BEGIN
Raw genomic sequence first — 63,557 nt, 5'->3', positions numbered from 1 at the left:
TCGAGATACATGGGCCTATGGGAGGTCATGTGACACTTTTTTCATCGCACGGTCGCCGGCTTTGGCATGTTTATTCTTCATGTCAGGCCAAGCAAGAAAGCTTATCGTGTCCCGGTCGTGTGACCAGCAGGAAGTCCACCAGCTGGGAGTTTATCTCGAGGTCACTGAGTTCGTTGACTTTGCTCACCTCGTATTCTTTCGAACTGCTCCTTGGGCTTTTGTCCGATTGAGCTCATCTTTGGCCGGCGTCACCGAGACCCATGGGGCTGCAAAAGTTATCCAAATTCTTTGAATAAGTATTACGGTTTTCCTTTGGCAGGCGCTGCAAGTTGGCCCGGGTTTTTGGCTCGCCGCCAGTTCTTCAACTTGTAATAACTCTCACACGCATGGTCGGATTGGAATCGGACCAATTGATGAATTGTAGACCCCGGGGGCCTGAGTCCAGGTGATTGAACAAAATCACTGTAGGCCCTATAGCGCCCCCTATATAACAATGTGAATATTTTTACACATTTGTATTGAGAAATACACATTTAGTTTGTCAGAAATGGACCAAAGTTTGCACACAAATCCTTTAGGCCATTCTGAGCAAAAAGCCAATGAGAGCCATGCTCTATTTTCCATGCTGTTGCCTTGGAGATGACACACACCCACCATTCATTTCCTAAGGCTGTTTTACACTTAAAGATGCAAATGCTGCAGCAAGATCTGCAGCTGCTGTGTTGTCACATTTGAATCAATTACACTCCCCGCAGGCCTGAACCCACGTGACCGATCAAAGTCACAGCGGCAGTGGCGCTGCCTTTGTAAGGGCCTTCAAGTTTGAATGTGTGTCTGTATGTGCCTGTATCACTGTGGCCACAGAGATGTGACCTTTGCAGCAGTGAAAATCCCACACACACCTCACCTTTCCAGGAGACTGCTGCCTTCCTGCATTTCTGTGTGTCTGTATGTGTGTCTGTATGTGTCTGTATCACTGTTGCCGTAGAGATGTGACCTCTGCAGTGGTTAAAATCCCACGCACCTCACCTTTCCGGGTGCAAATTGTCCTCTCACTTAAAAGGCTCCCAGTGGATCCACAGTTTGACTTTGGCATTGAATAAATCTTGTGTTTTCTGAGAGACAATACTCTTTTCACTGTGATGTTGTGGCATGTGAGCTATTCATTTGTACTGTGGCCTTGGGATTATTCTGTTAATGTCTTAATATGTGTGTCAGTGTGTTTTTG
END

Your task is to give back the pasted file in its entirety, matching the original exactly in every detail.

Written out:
Raw genomic sequence first — 63,557 nt, 5'->3', positions numbered from 1 at the left:
TCGAGATACATGGGCCTATGGGAGGTCATGTGACACTTTTTTCATCGCACGGTCGCCGGCTTTGGCATGTTTATTCTTCATGTCAGGCCAAGCAAGAAAGCTTATCGTGTCCCGGTCGTGTGACCAGCAGGAAGTCCACCAGCTGGGAGTTTATCTCGAGGTCACTGAGTTCGTTGACTTTGCTCACCTCGTATTCTTTCGAACTGCTCCTTGGGCTTTTGTCCGATTGAGCTCATCTTTGGCCGGCGTCACCGAGACCCATGGGGCTGCAAAAGTTATCCAAATTCTTTGAATAAGTATTACGGTTTTCCTTTGGCAGGCGCTGCAAGTTGGCCCGGGTTTTTGGCTCGCCGCCAGTTCTTCAACTTGTAATAACTCTCACACGCATGGTCGGATTGGAATCGGACCAATTGATGAATTGTAGACCCCGGGGGCCTGAGTCCAGGTGATTGAACAAAATCACTGTAGGCCCTATAGCGCCCCCTATATAACAATGTGAATATTTTTACACATTTGTATTGAGAAATACACATTTAGTTTGTCAGAAATGGACCAAAGTTTGCACACAAATCCTTTAGGCCATTCTGAGCAAAAAGCCAATGAGAGCCATGCTCTATTTTCCATGCTGTTGCCTTGGAGATGACACACACCCACCATTCATTTCCTAAGGCTGTTTTACACTTAAAGATGCAAATGCTGCAGCAAGATCTGCAGCTGCTGTGTTGTCACATTTGAATCAATTACACTCCCCGCAGGCCTGAACCCACGTGACCGATCAAAGTCACAGCGGCAGTGGCGCTGCCTTTGTAAGGGCCTTCAAGTTTGAATGTGTGTCTGTATGTGCCTGTATCACTGTGGCCACAGAGATGTGACCTTTGCAGCAGTGAAAATCCCACACACACCTCACCTTTCCAGGAGACTGCTGCCTTCCTGCATTTCTGTGTGTCTGTATGTGTGTCTGTATGTGTCTGTATCACTGTTGCCGTAGAGATGTGACCTCTGCAGTGGTTAAAATCCCACGCACCTCACCTTTCCGGGTGCAAATTGTCCTCTCACTTAAAAGGCTCCCAGTGGATCCACAGTTTGACTTTGGCATTGAATAAATCTTGTGTTTTCTGAGAGACAATACTCTTTTCACTGTGATGTTGTGGCATGTGAGCTATTCATTTGTACTGTGGCCTTGGGATTATTCTGTTAATGTCTTAATATGTGTGTCAGTGTGTTTTTG